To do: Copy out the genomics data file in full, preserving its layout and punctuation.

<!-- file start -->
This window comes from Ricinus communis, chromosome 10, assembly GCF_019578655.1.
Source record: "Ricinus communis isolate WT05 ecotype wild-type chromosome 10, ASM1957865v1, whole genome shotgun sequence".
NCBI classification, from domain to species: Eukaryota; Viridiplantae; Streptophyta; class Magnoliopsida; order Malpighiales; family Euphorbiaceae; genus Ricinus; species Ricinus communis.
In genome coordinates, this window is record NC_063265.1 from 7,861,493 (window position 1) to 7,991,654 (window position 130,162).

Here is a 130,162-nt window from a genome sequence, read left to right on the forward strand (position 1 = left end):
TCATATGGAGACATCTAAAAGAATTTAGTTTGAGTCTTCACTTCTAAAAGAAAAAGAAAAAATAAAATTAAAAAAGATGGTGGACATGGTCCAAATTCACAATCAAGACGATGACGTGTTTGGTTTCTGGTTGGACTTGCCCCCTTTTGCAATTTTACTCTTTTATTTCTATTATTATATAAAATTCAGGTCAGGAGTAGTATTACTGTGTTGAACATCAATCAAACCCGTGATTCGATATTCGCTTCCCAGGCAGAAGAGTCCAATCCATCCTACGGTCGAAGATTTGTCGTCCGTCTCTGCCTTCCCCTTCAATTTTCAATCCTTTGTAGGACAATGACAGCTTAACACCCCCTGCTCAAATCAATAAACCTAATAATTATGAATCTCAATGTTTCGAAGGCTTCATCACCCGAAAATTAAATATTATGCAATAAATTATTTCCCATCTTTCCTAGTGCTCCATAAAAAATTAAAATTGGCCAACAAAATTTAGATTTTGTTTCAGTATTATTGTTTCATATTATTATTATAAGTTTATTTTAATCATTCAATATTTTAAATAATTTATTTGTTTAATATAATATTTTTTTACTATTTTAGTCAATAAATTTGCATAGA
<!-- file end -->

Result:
This window comes from Ricinus communis, chromosome 10, assembly GCF_019578655.1.
Source record: "Ricinus communis isolate WT05 ecotype wild-type chromosome 10, ASM1957865v1, whole genome shotgun sequence".
NCBI classification, from domain to species: Eukaryota; Viridiplantae; Streptophyta; class Magnoliopsida; order Malpighiales; family Euphorbiaceae; genus Ricinus; species Ricinus communis.
In genome coordinates, this window is record NC_063265.1 from 7,861,493 (window position 1) to 7,991,654 (window position 130,162).

Here is a 130,162-nt window from a genome sequence, read left to right on the forward strand (position 1 = left end):
TCATATGGAGACATCTAAAAGAATTTAGTTTGAGTCTTCACTTCTAAAAGAAAAAGAAAAAATAAAATTAAAAAAGATGGTGGACATGGTCCAAATTCACAATCAAGACGATGACGTGTTTGGTTTCTGGTTGGACTTGCCCCCTTTTGCAATTTTACTCTTTTATTTCTATTATTATATAAAATTCAGGTCAGGAGTAGTATTACTGTGTTGAACATCAATCAAACCCGTGATTCGATATTCGCTTCCCAGGCAGAAGAGTCCAATCCATCCTACGGTCGAAGATTTGTCGTCCGTCTCTGCCTTCCCCTTCAATTTTCAATCCTTTGTAGGACAATGACAGCTTAACACCCCCTGCTCAAATCAATAAACCTAATAATTATGAATCTCAATGTTTCGAAGGCTTCATCACCCGAAAATTAAATATTATGCAATAAATTATTTCCCATCTTTCCTAGTGCTCCATAAAAAATTAAAATTGGCCAACAAAATTTAGATTTTGTTTCAGTATTATTGTTTCATATTATTATTATAAGTTTATTTTAATCATTCAATATTTTAAATAATTTATTTGTTTAATATAATATTTTTTTACTATTTTAGTCAATAAATTTGCATAGA